The Vitamin D–antimicrobial Peptide Pathway and Its Role in Protection against Infection

Adrian F Gombart

Disclosures

Future Microbiol. 2009;4(9):1151-1165. 

In This Article

Therapeutic Applications

Increasing endogenous cathelicidin (hCAP18/LL-37) expression may offer advantages over simple administration of synthetic antimicrobial peptides; transient expression of hCAP18 protein by adenovirus was tenfold more effective than synthetic peptide in preventing bacterial growth on second-degree burns in a mouse model.[119] Also, induction of CAMP with butyrate treatment in Shigella-infected rabbits improved their outcome.[120,121] Thus, hCAP18 may aid in clearance of bacterial infection and protect against sepsis. Administration of synthetic hCAP18/LL-37 may be beneficial, but because butyrate-[120] or adenoviral vector-induced increases in endogenous hCAP18 produced markedly improved outcomes, we propose that interventions that increase endogenous hCAP18 levels may be particularly useful in the treatment of infections.

Our own research has shown that high levels of hCAP18 in the blood of hemodialysis patients at the start of their treatment was indicative of a significant decrease in 1-year mortality.[122] There was modest correlation with 1,25(OH)2D levels, but not with 25(OH)D levels.[122] In a recent study with sepsis patients, an association was found between severe illness and lower 25(OH)D, DBP and cathelicidin levels as compared with healthy controls.[123] A positive correlation between 25(OH)D and cathelicidin levels was observed in all subjects.[123] The question of whether increased supplementation of vitamin D-deficient individuals with 25(OH)D or therapeutic treatment of patients with active analogs of 1,25(OH)2D will boost plasma levels of cathelicidin remains to be seen.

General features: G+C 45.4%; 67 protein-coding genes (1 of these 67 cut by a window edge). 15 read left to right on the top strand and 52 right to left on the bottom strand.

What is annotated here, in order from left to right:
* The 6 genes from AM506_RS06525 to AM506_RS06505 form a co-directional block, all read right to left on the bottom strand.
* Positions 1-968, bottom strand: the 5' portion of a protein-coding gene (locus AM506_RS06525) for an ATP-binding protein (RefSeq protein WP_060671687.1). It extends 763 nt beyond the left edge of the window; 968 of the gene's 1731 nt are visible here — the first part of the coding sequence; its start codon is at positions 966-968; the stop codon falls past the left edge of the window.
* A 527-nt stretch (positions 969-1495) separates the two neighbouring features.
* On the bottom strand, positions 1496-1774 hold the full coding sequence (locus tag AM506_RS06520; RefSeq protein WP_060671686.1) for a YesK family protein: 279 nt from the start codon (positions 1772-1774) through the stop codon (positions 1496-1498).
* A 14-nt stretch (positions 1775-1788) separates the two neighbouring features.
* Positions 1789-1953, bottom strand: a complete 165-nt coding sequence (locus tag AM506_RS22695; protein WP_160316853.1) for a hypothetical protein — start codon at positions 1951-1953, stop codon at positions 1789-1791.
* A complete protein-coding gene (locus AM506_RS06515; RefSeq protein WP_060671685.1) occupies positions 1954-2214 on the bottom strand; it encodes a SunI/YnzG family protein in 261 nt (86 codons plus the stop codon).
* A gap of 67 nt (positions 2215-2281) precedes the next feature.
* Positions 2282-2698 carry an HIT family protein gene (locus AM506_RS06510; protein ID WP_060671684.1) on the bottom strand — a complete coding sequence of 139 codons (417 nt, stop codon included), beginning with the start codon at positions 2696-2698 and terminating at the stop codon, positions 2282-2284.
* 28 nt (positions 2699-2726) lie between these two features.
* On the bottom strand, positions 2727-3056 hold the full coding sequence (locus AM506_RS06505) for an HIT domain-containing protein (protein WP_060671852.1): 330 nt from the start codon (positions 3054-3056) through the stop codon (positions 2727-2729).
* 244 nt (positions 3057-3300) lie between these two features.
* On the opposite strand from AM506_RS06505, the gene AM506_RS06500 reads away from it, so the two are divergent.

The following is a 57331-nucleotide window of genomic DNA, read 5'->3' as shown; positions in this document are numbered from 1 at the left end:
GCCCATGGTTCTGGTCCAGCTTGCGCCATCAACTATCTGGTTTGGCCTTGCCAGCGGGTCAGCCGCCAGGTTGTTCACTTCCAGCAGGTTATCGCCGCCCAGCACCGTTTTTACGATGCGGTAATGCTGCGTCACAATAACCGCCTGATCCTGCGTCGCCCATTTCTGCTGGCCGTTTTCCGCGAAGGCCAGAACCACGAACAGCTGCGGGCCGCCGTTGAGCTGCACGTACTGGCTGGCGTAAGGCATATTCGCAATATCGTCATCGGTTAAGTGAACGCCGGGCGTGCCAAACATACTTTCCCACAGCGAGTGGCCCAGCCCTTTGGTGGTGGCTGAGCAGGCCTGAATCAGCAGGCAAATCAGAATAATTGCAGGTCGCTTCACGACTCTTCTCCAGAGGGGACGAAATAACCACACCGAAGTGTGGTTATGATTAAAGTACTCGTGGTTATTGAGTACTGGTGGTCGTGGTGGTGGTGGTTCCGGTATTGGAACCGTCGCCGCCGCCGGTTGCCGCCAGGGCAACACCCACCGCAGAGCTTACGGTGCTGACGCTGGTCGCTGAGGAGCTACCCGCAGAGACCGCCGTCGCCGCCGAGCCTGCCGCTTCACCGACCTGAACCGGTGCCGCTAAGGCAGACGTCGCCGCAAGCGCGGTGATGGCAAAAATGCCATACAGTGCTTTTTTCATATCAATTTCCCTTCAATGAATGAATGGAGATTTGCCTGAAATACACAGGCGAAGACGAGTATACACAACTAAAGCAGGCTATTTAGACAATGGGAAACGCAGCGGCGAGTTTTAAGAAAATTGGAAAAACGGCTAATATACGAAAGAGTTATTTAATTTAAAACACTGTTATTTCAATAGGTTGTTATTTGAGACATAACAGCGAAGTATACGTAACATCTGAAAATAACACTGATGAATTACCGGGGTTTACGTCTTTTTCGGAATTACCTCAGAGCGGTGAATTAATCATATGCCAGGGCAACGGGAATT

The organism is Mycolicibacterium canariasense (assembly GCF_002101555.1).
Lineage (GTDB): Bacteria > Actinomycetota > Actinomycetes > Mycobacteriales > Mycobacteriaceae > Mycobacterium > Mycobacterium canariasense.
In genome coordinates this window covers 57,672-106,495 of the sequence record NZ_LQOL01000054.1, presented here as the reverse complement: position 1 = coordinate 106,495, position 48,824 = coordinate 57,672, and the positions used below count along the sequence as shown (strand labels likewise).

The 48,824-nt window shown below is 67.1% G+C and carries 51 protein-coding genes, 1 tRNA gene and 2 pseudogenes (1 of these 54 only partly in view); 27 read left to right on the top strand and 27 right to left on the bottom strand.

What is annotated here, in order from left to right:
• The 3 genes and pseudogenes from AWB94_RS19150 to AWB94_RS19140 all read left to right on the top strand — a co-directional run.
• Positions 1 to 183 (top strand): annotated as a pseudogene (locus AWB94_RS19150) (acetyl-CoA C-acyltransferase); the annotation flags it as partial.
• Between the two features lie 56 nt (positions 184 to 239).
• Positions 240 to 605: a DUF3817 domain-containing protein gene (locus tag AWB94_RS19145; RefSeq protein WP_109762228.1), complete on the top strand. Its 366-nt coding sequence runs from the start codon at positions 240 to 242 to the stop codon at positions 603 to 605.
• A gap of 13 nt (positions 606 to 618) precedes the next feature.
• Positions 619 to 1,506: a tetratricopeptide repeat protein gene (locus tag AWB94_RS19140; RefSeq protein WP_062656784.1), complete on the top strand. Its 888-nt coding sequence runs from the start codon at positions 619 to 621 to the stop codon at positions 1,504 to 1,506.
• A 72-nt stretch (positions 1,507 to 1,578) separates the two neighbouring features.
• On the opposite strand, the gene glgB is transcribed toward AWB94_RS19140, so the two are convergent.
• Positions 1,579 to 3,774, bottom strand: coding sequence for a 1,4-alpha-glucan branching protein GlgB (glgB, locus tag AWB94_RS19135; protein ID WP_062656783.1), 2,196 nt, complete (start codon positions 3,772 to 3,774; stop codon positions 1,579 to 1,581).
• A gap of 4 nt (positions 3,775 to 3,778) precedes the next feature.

A study in atopic dermatitis patients demonstrated that supplementation with 4000 international units (IU)/day of oral vitamin D for 21 days increased cathelicidin expression in the lesional skin with a mild increase in the normal skin.[124] We found that supplementation with 50,000 IU two times per week for 5 weeks had no effect on circulating levels of cathelicidin; however, it should be noted that the individuals in this study were relatively vitamin D replete and no patients were deficient. Thus, it is possible that circulating cathelicidin levels may be more dependent on vitamin D status at very low levels of serum 25(OH)D.[97] In this same study, we did demonstrate that the ability of human macrophages to induce cathelicidin expression in response to TLR activation was directly proportional to serum vitamin D status. Cathelicidin induction was enhanced in vitamin D-insufficient patients given supplementary vitamin D.[97] The studies to date would argue that it is important for individuals to have sufficient serum levels of 25(OH)D to allow cells in the body to synthesize cathelicidin when needed.

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